While only small amounts of platinum in dye-sensitized solar cells are required, it is expensive at US$1,500 an ounce.
The University team invented a novel approach to synthesize a unique 3D version of grapheme with a honeycomb-like structure. To do so, they combined lithium oxide with carbon monoxide in a chemical reaction that forms lithium carbonate (Li2CO3) and the honeycomb graphene. The Li2CO3 helps shape the graphene sheets and isolates them from each other, preventing the formation of garden-variety graphite. The Li2CO33 particles can be easily removed from 3D honeycomb-structured graphene by an acid.
The scientists determined that the 3D honeycomb graphene had excellent conductivity and high catalytic activity, raising the possibility that it could be used for energy storage and conversion. So they replaced the platinum counter electrode in a dye-sensitized solar cell with one made of the 3D honeycomb graphene. Then they put the solar cell in the sunshine and measured its output.
The cell with the 3D graphene counter electrode converted 7.8 per cent of the sun’s energy into electricity, nearly as much as the conventional solar cell using platinum (8 per cent).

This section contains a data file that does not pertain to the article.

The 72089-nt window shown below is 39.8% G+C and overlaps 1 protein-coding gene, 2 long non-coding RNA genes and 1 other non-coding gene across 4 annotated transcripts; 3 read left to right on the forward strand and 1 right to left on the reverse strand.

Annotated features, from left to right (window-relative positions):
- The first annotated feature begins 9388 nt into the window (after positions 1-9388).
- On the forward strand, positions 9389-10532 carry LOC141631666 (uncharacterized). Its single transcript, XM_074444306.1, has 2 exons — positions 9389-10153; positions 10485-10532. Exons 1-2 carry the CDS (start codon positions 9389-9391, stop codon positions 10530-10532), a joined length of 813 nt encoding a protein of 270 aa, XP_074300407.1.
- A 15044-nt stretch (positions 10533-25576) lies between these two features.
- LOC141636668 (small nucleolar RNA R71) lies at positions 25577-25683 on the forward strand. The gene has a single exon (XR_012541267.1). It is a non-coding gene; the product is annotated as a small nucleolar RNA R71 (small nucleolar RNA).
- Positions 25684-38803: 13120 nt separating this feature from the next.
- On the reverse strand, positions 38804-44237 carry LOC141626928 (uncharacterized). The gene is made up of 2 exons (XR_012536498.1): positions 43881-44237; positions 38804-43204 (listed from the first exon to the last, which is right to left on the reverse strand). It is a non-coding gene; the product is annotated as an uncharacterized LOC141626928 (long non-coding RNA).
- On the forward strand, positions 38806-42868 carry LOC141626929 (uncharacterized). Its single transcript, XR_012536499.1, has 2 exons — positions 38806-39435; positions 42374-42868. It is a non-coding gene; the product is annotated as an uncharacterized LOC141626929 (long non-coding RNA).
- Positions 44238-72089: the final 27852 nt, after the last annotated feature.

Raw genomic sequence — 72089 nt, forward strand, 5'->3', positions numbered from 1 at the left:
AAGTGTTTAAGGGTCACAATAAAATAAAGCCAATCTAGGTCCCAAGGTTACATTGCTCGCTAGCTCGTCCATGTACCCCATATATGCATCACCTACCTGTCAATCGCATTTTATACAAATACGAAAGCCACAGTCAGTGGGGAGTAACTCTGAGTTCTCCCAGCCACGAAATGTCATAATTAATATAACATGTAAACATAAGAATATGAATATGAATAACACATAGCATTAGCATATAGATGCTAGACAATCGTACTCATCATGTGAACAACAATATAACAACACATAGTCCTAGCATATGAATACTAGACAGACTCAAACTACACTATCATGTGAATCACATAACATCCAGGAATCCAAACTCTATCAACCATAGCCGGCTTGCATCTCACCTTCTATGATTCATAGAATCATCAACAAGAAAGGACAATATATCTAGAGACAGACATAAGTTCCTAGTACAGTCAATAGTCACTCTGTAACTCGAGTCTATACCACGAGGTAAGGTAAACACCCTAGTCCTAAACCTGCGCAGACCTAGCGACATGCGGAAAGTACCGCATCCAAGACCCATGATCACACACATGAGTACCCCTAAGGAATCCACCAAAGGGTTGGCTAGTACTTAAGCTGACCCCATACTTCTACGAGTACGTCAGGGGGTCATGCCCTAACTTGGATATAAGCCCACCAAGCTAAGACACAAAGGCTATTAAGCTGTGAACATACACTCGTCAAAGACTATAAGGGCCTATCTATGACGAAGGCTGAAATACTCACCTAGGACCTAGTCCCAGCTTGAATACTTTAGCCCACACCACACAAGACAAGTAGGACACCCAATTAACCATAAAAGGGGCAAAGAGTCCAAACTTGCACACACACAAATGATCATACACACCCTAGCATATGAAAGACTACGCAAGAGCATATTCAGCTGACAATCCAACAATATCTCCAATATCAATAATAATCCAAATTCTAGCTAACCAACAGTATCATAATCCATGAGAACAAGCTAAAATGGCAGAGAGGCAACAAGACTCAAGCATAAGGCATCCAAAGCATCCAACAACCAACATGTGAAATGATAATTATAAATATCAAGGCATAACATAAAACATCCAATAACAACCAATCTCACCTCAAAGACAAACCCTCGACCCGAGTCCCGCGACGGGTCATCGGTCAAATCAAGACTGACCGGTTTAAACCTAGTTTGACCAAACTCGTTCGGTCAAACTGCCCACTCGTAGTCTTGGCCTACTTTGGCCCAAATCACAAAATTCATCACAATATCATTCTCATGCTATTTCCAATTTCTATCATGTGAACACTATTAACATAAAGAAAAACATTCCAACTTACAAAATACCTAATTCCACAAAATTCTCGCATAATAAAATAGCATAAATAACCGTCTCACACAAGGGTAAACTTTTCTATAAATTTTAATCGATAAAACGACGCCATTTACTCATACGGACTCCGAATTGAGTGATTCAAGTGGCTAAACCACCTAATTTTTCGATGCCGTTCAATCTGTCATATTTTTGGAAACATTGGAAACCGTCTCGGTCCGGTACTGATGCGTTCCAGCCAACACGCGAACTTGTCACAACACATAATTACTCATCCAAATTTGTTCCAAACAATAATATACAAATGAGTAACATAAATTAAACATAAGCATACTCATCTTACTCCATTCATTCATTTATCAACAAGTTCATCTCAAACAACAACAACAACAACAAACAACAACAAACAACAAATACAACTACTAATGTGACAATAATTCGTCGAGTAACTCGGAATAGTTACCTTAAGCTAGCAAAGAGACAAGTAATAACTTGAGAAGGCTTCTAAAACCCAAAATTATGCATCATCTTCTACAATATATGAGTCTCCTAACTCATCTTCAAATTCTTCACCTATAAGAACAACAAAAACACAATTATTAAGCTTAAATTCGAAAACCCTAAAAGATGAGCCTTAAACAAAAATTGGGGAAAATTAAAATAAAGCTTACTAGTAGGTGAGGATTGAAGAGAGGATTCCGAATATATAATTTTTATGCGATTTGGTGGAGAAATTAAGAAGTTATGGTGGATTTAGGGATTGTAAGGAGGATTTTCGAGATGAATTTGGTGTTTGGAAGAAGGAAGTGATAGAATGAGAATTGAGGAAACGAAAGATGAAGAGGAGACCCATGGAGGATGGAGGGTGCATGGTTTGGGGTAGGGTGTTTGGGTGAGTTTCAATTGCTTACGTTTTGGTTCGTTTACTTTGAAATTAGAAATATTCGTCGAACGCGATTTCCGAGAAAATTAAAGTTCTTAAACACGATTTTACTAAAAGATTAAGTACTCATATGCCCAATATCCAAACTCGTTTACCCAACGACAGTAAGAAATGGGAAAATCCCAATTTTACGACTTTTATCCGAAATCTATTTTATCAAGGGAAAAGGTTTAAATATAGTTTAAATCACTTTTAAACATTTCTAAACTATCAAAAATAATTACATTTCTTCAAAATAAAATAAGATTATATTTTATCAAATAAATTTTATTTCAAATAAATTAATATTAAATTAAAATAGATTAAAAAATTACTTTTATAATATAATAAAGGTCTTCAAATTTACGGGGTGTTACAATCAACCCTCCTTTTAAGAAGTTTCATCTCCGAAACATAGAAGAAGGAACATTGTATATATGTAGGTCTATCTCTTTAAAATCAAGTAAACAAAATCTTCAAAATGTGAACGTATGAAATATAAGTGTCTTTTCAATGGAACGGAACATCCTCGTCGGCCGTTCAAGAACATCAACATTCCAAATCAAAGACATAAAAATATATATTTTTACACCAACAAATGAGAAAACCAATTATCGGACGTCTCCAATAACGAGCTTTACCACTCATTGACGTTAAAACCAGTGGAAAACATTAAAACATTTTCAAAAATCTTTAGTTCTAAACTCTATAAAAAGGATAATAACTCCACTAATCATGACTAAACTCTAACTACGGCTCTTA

The research has been funded by the American Chemical Society Petroleum Research Fund and the National Science Foundation. The article describing the work, 3D Honeycomb-Like Structured Graphene and Its High Efficiency as a Counter-Electrode Catalyst for Dye-Sensitized Solar Cells, coauthored by Hu, Michigan Tech graduate student Hui Wang, Franklin Tao of the University of Notre Dame, Dario J. Stacchiola of Brookhaven National Laboratory and Kai Sun of the University of Michigan, was published in the journal Angewandte Chemie, International Edition.